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A new diesel engine adds extra appeal to an already likeable package, but in objective terms the handsome Alfa Romeo Giulietta is outclassed

Our Verdict

Alfa Romeo Giulietta

The Alfa Romeo Giulietta has its flaws, but its dynamic capabilities and stylish looks are enough to keep it in contention

Nic Cackett
24 October 2013

What is it?

On the face of it, the 2014 model year version of the Alfa Romeo Giulietta doesn’t represent too much to crow about. A new grille here and some revised lights there are more on-going model evolutions than significant facelift changes.

Of more interest is a new version of the JTDm turbodiesel engine, fitted here for the first time anywhere in the Fiat Group. The 148bhp unit's new common-rail injection system allows up to eight injections per stroke and can fire two separate injections so closely together that it effectively creates a continuous supply of fuel. Alfa says this allows a quieter operation and reduces particulate and NOx emissions. 

The other notable change is the introduction of a new infotainment system, called Uconnect, which supports a range of smartphone and MP3 devices, either hardwired or through Bluetooth. It can also play music streamed from smartphones. DAB radio will be standard on Sportiva models in the UK.

What's it like?

The new engine is both smooth and quiet up to 3000rpm, but rather coarse above it, and emits a familiar diesel clatter under acceleration. 

In-gear flexibility makes for a decently quick car on give and take roads, particularly in Dynamic mode, which boosts torque from 236lb ft to 280. Ultimately, though, the Volkswagen Group’s TDI engine, with similar power output, edges it.

Elsewhere, despite a number of minor changes, the MY2014 Giulietta is largely business as usual. That means a ride quality comparable with a Focus or Golf and steering that, despite being rather edgy a few degrees either side of dead-ahead, is weighty and feelsome.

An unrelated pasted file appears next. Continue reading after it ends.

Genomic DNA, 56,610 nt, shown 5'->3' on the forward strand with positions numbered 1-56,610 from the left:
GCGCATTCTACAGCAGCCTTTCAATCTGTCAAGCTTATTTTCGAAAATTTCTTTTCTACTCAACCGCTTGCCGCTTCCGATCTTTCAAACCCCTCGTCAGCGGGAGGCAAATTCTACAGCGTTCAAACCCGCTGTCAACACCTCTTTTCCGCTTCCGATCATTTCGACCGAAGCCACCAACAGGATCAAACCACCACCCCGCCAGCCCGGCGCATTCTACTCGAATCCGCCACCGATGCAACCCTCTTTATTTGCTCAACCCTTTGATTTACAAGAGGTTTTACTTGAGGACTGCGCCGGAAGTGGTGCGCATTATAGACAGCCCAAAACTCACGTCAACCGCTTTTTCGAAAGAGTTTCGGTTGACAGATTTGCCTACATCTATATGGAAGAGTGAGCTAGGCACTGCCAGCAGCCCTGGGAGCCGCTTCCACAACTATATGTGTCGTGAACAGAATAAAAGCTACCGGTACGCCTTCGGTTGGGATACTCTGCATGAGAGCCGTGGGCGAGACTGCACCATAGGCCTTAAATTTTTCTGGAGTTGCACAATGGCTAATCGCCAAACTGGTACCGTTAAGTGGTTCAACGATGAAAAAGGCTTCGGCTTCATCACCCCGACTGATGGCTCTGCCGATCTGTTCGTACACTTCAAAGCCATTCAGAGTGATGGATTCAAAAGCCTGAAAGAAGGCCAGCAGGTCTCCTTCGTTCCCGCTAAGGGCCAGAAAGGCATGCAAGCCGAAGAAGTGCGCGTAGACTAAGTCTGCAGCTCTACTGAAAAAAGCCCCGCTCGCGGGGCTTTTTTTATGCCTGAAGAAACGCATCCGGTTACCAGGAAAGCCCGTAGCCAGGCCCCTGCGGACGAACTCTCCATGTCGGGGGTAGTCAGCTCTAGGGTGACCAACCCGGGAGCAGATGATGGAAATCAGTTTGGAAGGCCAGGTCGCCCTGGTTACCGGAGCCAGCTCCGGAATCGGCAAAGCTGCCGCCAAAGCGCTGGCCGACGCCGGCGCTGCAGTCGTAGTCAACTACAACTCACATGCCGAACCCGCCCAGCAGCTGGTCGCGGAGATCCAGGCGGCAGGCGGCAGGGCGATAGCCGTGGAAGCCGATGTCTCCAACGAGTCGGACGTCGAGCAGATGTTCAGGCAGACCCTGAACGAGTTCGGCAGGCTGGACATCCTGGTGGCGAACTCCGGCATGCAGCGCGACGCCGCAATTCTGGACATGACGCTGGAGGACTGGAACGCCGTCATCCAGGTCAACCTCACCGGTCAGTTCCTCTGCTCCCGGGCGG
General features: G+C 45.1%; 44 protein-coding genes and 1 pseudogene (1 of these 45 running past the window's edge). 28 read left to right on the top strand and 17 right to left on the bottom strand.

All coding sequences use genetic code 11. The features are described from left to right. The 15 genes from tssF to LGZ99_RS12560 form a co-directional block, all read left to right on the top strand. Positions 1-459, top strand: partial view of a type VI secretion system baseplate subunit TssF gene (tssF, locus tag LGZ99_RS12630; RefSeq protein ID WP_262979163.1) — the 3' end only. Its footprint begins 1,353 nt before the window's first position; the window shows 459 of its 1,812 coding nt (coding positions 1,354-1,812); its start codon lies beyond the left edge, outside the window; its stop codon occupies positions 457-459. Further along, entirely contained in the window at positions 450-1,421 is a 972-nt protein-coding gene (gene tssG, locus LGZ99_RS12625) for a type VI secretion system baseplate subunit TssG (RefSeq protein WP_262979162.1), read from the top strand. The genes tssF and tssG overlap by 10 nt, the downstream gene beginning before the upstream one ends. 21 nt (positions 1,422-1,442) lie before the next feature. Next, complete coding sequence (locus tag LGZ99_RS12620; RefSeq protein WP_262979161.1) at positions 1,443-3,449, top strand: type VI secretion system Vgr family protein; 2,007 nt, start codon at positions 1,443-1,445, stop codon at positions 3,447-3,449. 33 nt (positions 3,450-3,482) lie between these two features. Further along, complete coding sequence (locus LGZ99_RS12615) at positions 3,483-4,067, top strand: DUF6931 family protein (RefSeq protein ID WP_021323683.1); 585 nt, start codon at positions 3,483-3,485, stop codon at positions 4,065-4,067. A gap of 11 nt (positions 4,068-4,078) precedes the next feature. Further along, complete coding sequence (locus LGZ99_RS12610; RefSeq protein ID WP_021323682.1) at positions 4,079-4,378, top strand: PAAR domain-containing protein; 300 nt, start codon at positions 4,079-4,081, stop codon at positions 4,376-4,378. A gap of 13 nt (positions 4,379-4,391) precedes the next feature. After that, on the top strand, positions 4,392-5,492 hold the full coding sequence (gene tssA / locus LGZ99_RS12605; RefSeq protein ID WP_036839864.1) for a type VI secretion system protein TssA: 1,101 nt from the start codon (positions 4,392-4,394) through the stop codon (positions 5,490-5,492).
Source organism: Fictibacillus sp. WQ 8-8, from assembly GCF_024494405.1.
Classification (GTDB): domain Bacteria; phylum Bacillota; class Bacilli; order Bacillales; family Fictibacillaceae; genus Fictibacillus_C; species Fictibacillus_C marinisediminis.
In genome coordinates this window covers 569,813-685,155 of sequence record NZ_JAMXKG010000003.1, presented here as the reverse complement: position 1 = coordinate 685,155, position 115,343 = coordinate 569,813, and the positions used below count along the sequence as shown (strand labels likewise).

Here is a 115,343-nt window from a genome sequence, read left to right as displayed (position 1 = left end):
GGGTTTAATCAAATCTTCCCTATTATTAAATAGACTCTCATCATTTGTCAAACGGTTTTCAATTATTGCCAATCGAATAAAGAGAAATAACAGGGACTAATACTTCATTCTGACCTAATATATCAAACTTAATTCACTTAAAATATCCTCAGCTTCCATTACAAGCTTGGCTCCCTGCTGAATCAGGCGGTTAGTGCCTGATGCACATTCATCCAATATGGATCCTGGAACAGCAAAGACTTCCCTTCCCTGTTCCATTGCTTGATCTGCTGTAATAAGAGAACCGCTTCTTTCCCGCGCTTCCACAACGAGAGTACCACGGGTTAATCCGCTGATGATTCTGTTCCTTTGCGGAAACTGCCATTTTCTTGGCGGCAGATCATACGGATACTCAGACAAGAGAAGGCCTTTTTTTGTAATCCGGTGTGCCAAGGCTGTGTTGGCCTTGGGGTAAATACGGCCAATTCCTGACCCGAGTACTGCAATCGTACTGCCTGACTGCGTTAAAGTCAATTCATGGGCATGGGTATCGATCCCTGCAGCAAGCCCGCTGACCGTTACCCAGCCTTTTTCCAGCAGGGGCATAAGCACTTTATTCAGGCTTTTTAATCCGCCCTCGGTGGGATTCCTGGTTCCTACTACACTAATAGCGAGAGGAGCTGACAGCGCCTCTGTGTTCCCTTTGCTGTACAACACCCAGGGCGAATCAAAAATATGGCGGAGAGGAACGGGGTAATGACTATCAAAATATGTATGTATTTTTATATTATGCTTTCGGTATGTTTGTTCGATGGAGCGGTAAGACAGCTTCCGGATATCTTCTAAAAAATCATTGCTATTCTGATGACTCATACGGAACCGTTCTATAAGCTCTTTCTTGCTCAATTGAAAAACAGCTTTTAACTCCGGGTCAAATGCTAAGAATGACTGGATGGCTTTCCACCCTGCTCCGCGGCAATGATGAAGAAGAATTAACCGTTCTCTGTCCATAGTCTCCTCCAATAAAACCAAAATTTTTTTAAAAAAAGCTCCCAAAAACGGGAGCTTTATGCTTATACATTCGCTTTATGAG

It’s just a shame that the added weight and sensitivity applied when engaging the Dynamic mode of the car’s DNA system spoils the fun.

The interior looks rather attractive, but it doesn’t take long before you touch the myriad of different plastic finishes and realise that it lacks the tactility of most of its rivals. A new design of seat addresses our previous concerns over a lack of support, but space in the rear is limited compared to the class leaders.

Should I buy one?

Possibly. Whether the Giulietta appeals is largely a matter of whether you value a sporting edge and design flair over the more rounded set of talents provided by the Volkswagen Golf and Ford Focus. 

If you’re swayed by the safer bets, most of Alfa Romeo's 2014 revisions won’t change your mind, but the new engine offers enough to allow Alfa to raise the Giulietta’s game.

Alfa Romeo Giulietta 150 HP 2.0 JTDM Sportiva

Price £25,000 (est); 0-62mph 8.8sec; Top speed 130mph; Economy 67mpg; CO2 110g/km; Kerb weight 1320kg; Engine 4 cyls, 1956cc, turbodiesel; Power 148bhp at 3750rpm; Torque 280lb ft at 1750rpm; Gearbox 6-spd manual

Join the debate

Comments
15

24 October 2013

I might try an Alfa Romeo Mito, one day. All reports say Alfa's are very reliable. And anythings better than a Golf. Boring by name, and boring by nature.

www.KOOOLcr.com

 

24 October 2013